Alberta Minute: Potato Production, Drought Conditions, and the Rural Rental Situation

Alberta Minute: Potato Production, Drought Conditions, and the Rural Rental Situation

Alberta Minute - Your weekly one-minute summary of Alberta politics.


Alberta Legislature by IQRemix on Flickr


This Week In Alberta:

  • The Legislature remains on break this week. Committee meetings resume at the end of the month.

  • Alberta’s 2024 wildfire season is shaping up to be a doozy due to above average seasonal temperatures and a dry fall. In 2023, 2.2 million hectares in the province burned, setting an unfortunate record. The previous record for area burned took place in 1981 when 1.3 million hectares were affected by fires. The vast majority of the province has not seen as much precipitation as it usually does in the fall and early part of winter. Alberta Wildfire will have crews in place about two weeks earlier this year. Snow and spring rain will be needed to put a damper on this upcoming fire season.

  • Alberta's Environment Minister, Rebecca Schulz, is urging municipalities to develop water shortage plans and conserve water in response to the province's drought conditions. Schulz has asked municipal leaders to review their water licences to assess any limits set during drought conditions and to be prepared to interact with the Province's new drought command team. Alberta is experiencing a drought due to low rainfall, high temperatures, and the impacts of El Niño. Schulz's department anticipates drought conditions continuing into 2025 and is working on a 2024 drought emergency plan.


Last Week In Alberta:

  • Alberta's potato farmers experienced a robust harvest in 2023, outproducing Prince Edward Island for the second time this century. The Potato Growers of Alberta noted a shift in production from east to west, citing growth in Washington, Idaho, and Manitoba. Higher yields were attributed to increased planting rather than consistent growing conditions with 80,100 acres of potatoes planted in Alberta this year, up from last year's total of 73,080 acres. Despite drought challenges, most potato acres in Alberta are grown under irrigation, contributing over $2 billion annually to the province's economy.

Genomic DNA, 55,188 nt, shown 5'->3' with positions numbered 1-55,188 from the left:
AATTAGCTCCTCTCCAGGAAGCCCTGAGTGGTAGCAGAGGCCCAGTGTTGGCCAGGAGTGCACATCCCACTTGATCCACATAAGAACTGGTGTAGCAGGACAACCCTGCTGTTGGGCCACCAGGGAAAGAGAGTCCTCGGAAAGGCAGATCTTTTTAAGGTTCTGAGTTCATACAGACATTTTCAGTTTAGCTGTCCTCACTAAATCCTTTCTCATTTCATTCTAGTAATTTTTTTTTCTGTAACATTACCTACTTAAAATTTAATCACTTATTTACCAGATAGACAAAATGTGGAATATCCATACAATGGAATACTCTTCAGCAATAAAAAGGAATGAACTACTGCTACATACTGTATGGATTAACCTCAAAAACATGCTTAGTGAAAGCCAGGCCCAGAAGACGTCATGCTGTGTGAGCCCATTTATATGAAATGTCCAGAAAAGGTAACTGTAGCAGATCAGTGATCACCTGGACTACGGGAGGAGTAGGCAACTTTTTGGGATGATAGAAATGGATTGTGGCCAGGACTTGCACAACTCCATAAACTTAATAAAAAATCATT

• Alberta Education Minister Demetrios Nicolaides said he is focused on building more schools, increasing staffing, and unveiling a new social studies curriculum in 2024. Despite calls to reconsider the K-12 funding model, Nicolaides said he's not scrapping the current formula. He believes additional grants, such as the $30 million announced in November, will address funding gaps for fast-growing school divisions. While Edmonton Catholic and Edmonton public continue to advocate for more school builds and changes to the funding formula, Nicolaides insists the current model works well. Our friends at the Alberta Parents’ Union will be providing more information about the new curriculum in the coming weeks.

  • A new provincial survey showed that rural Alberta is facing a changing rental landscape with apartments becoming scarcer and costlier. The overall vacancy rate in surveyed communities dropped from 11.5% in 2022 to 5.4% in 2023. Average rental prices increased, with a nearly 15% rise for bachelor apartments. The number of communities with no vacancy doubled from 11 to 22, reflecting a trend of increased demand for rental units in rural areas.




The Alberta Institute doesn't accept any government funding and never will. We think you should be free to choose, for yourself, which organizations to support. If you're in a position to contribute financially, you can make a donation here.



If you're not in a position to donate, we understand, but if you appreciate our work, you can help by spreading our message. Please forward this email to your friends, follow us on Facebook and Twitter, and help make sure every Albertan knows what's going on in our province.

Showing 1 comment

Please check your e-mail for a link to activate your account.
Secured Via NationBuilder
  • Alberta Institute
    published this page in News 2024-01-06 20:50:46 -0700